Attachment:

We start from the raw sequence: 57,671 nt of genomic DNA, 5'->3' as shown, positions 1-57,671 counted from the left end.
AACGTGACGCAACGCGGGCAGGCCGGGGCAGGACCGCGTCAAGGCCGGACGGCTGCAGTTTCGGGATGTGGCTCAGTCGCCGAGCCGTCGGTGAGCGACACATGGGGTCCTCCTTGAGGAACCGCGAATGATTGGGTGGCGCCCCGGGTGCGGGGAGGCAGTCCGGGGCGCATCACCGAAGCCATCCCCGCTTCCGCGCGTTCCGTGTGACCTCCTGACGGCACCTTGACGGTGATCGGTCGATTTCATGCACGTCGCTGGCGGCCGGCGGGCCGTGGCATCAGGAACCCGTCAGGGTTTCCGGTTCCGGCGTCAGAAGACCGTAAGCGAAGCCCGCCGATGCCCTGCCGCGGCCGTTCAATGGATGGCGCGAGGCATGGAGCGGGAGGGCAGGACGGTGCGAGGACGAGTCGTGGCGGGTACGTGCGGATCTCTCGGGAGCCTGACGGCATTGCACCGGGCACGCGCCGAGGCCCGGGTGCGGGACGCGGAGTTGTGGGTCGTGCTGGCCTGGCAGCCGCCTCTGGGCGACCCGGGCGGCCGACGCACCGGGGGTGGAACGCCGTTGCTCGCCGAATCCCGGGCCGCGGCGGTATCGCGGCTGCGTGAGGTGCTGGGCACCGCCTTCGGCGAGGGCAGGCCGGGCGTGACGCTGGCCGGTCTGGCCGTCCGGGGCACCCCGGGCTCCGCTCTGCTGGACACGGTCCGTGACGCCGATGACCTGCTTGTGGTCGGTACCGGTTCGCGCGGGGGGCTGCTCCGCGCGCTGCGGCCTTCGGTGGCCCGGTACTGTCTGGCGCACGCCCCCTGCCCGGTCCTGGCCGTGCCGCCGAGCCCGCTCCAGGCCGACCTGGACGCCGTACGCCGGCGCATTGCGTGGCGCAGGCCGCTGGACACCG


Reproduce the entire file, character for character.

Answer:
We start from the raw sequence: 57,671 nt of genomic DNA, 5'->3' as shown, positions 1-57,671 counted from the left end.
AACGTGACGCAACGCGGGCAGGCCGGGGCAGGACCGCGTCAAGGCCGGACGGCTGCAGTTTCGGGATGTGGCTCAGTCGCCGAGCCGTCGGTGAGCGACACATGGGGTCCTCCTTGAGGAACCGCGAATGATTGGGTGGCGCCCCGGGTGCGGGGAGGCAGTCCGGGGCGCATCACCGAAGCCATCCCCGCTTCCGCGCGTTCCGTGTGACCTCCTGACGGCACCTTGACGGTGATCGGTCGATTTCATGCACGTCGCTGGCGGCCGGCGGGCCGTGGCATCAGGAACCCGTCAGGGTTTCCGGTTCCGGCGTCAGAAGACCGTAAGCGAAGCCCGCCGATGCCCTGCCGCGGCCGTTCAATGGATGGCGCGAGGCATGGAGCGGGAGGGCAGGACGGTGCGAGGACGAGTCGTGGCGGGTACGTGCGGATCTCTCGGGAGCCTGACGGCATTGCACCGGGCACGCGCCGAGGCCCGGGTGCGGGACGCGGAGTTGTGGGTCGTGCTGGCCTGGCAGCCGCCTCTGGGCGACCCGGGCGGCCGACGCACCGGGGGTGGAACGCCGTTGCTCGCCGAATCCCGGGCCGCGGCGGTATCGCGGCTGCGTGAGGTGCTGGGCACCGCCTTCGGCGAGGGCAGGCCGGGCGTGACGCTGGCCGGTCTGGCCGTCCGGGGCACCCCGGGCTCCGCTCTGCTGGACACGGTCCGTGACGCCGATGACCTGCTTGTGGTCGGTACCGGTTCGCGCGGGGGGCTGCTCCGCGCGCTGCGGCCTTCGGTGGCCCGGTACTGTCTGGCGCACGCCCCCTGCCCGGTCCTGGCCGTGCCGCCGAGCCCGCTCCAGGCCGACCTGGACGCCGTACGCCGGCGCATTGCGTGGCGCAGGCCGCTGGACACCG